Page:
Army death toll of south Yemen ambush rises to five

ADEN, Yemen — The bodies of three soldiers including an officer killed in a Qaeda-style ambush in south Yemen were recovered on Friday, raising the death toll in the attack to five, a security official said.

By (AFP)

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Published: Sun 17 Oct 2010, 1:05 AM

Last updated: Mon 6 Apr 2015, 8:21 AM

“We recovered the bodies of three soldiers on Friday morning and identified the officer after we found his rank (on his ID card) in the pocket of his shirt,” the official said.

A medical source from a state hospital in the southern port city of Aden confirmed the bodies of three dead soldiers were brought into the morgue “at midday on Friday including that of an officer with the rank of major.”

This raises to five the death toll from the ambush of a military convoy in Abyan province on Thursday.

“Five people including one officer were killed in the ambush that targeted a military convoy heading from Loder to Mudia on Thursday evening and eight others were wounded,” the security official told AFP.

“Explosives, machine-guns and rocket-propelled grenades were used in the ambush” the official said, blaming Al-Qaeda for the attack.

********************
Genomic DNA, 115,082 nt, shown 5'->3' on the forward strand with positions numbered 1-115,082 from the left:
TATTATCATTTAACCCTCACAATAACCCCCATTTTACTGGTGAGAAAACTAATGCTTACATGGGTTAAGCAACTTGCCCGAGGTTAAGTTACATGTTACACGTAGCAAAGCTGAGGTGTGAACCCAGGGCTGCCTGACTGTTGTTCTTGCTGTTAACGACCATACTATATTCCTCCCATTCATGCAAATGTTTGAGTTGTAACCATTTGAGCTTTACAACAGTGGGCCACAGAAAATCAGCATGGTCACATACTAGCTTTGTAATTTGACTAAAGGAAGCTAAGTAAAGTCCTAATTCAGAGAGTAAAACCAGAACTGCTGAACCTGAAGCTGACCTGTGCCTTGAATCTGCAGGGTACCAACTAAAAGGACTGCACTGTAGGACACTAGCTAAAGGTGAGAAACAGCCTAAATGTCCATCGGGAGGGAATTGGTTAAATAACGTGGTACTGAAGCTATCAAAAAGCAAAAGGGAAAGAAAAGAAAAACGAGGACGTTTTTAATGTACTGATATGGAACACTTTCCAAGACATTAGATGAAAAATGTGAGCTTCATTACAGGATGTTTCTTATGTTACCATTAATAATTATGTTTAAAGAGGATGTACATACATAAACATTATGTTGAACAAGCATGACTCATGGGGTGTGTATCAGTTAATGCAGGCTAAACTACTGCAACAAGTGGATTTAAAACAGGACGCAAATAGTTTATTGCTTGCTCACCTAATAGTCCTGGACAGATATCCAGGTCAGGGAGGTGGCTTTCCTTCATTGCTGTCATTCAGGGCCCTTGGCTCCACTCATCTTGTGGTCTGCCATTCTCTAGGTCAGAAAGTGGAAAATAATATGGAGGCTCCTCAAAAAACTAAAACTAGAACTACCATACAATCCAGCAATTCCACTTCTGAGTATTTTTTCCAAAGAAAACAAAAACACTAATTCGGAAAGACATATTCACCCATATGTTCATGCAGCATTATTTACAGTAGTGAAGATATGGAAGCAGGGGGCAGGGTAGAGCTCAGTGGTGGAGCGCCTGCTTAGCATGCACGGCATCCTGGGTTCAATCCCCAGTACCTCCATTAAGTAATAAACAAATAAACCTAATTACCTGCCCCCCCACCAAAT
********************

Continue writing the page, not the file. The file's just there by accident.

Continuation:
“Al-Qaeda has returned to Loder,” he said, refering to the town where clashes killed 33 people in August, according to an AFP tally based on official figures.

Three other people including a top policeman, an official from Yemen’s ruling party, and a soldier were also killed in two other incidents in Abyan on Thursday.

Mudia’s police chief Abdullah al-Baham was shot dead during clashes between armed demonstrators and security forces trying to disperse them, said a security official who blamed a coalition of autonomist and pro-independence groups dubbed the Southern Movement.

The movement denied its supporters were involved and blamed Al-Qaeda.

In another incident near Mudia, Abyan governor Ahmed Mohammed al-Maisari narrowly escaped an ambush on his convoy on Thursday that killed his brother, who is an official from the ruling party in Sanaa, and a soldier, officials close to the governor said.

Southern Yemen has seen a growing number of attacks by suspected Al-Qaeda militants, who have taken advantage of popular opposition to the central government.

The Southern Movement has denied working in alliance with Al-Qaeda.



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